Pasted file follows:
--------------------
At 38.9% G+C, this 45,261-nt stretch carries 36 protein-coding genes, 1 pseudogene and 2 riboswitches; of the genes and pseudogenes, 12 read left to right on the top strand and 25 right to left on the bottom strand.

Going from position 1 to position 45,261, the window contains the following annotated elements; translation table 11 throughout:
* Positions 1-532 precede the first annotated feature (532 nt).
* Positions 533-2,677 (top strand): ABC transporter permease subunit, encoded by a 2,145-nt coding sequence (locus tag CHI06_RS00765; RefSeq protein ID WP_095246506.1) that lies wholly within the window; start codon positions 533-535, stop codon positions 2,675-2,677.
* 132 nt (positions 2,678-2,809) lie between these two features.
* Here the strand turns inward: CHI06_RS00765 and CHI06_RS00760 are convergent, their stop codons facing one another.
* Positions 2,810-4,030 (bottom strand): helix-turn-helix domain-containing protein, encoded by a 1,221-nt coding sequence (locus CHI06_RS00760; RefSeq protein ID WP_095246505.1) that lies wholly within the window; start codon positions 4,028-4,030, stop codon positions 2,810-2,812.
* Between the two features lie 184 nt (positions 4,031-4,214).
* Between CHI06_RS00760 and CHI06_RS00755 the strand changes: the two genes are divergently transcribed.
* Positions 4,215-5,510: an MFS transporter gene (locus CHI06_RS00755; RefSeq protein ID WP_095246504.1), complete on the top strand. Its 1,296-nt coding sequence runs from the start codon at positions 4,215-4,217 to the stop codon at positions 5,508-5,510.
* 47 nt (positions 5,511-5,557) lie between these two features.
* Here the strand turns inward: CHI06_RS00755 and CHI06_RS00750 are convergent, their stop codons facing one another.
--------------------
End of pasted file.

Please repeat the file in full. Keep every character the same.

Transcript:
At 38.9% G+C, this 45,261-nt stretch carries 36 protein-coding genes, 1 pseudogene and 2 riboswitches; of the genes and pseudogenes, 12 read left to right on the top strand and 25 right to left on the bottom strand.

Going from position 1 to position 45,261, the window contains the following annotated elements; translation table 11 throughout:
* Positions 1-532 precede the first annotated feature (532 nt).
* Positions 533-2,677 (top strand): ABC transporter permease subunit, encoded by a 2,145-nt coding sequence (locus tag CHI06_RS00765; RefSeq protein ID WP_095246506.1) that lies wholly within the window; start codon positions 533-535, stop codon positions 2,675-2,677.
* 132 nt (positions 2,678-2,809) lie between these two features.
* Here the strand turns inward: CHI06_RS00765 and CHI06_RS00760 are convergent, their stop codons facing one another.
* Positions 2,810-4,030 (bottom strand): helix-turn-helix domain-containing protein, encoded by a 1,221-nt coding sequence (locus CHI06_RS00760; RefSeq protein ID WP_095246505.1) that lies wholly within the window; start codon positions 4,028-4,030, stop codon positions 2,810-2,812.
* Between the two features lie 184 nt (positions 4,031-4,214).
* Between CHI06_RS00760 and CHI06_RS00755 the strand changes: the two genes are divergently transcribed.
* Positions 4,215-5,510: an MFS transporter gene (locus CHI06_RS00755; RefSeq protein ID WP_095246504.1), complete on the top strand. Its 1,296-nt coding sequence runs from the start codon at positions 4,215-4,217 to the stop codon at positions 5,508-5,510.
* 47 nt (positions 5,511-5,557) lie between these two features.
* Here the strand turns inward: CHI06_RS00755 and CHI06_RS00750 are convergent, their stop codons facing one another.